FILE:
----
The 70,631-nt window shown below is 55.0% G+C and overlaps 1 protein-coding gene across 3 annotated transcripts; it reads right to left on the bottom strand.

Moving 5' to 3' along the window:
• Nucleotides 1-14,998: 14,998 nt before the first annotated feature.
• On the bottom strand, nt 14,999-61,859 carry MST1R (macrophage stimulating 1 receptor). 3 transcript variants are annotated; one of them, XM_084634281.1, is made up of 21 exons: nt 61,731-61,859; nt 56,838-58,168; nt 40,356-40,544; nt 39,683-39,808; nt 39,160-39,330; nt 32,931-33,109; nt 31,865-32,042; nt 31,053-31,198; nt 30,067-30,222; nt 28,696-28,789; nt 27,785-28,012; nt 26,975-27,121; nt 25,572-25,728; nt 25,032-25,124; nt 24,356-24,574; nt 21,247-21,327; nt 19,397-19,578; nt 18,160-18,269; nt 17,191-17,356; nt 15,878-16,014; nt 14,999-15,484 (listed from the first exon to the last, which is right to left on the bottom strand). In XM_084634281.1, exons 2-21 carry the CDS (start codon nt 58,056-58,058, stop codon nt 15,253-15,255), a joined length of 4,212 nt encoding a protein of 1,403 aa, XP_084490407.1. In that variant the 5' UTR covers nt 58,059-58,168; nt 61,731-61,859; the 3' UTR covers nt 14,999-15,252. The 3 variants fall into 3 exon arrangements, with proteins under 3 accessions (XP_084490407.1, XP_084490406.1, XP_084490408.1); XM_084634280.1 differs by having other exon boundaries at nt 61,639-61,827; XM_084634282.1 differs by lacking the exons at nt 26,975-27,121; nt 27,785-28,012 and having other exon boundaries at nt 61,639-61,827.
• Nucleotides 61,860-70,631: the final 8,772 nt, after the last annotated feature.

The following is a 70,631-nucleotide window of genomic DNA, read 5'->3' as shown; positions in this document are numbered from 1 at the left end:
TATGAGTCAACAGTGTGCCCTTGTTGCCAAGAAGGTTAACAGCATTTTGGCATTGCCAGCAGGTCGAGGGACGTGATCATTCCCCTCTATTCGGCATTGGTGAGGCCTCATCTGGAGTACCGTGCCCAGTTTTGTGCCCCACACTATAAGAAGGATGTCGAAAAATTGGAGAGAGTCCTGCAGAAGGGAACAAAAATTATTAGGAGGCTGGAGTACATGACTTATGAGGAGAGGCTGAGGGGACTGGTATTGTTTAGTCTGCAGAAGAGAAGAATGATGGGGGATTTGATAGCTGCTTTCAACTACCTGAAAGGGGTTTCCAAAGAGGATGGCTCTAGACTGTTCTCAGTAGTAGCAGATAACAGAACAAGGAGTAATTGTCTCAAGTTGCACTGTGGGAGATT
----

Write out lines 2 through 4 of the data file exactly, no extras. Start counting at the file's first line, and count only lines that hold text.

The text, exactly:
Moving 5' to 3' along the window:
• Nucleotides 1-14,998: 14,998 nt before the first annotated feature.
• On the bottom strand, nt 14,999-61,859 carry MST1R (macrophage stimulating 1 receptor). 3 transcript variants are annotated; one of them, XM_084634281.1, is made up of 21 exons: nt 61,731-61,859; nt 56,838-58,168; nt 40,356-40,544; nt 39,683-39,808; nt 39,160-39,330; nt 32,931-33,109; nt 31,865-32,042; nt 31,053-31,198; nt 30,067-30,222; nt 28,696-28,789; nt 27,785-28,012; nt 26,975-27,121; nt 25,572-25,728; nt 25,032-25,124; nt 24,356-24,574; nt 21,247-21,327; nt 19,397-19,578; nt 18,160-18,269; nt 17,191-17,356; nt 15,878-16,014; nt 14,999-15,484 (listed from the first exon to the last, which is right to left on the bottom strand). In XM_084634281.1, exons 2-21 carry the CDS (start codon nt 58,056-58,058, stop codon nt 15,253-15,255), a joined length of 4,212 nt encoding a protein of 1,403 aa, XP_084490407.1. In that variant the 5' UTR covers nt 58,059-58,168; nt 61,731-61,859; the 3' UTR covers nt 14,999-15,252. The 3 variants fall into 3 exon arrangements, with proteins under 3 accessions (XP_084490407.1, XP_084490406.1, XP_084490408.1); XM_084634280.1 differs by having other exon boundaries at nt 61,639-61,827; XM_084634282.1 differs by lacking the exons at nt 26,975-27,121; nt 27,785-28,012 and having other exon boundaries at nt 61,639-61,827.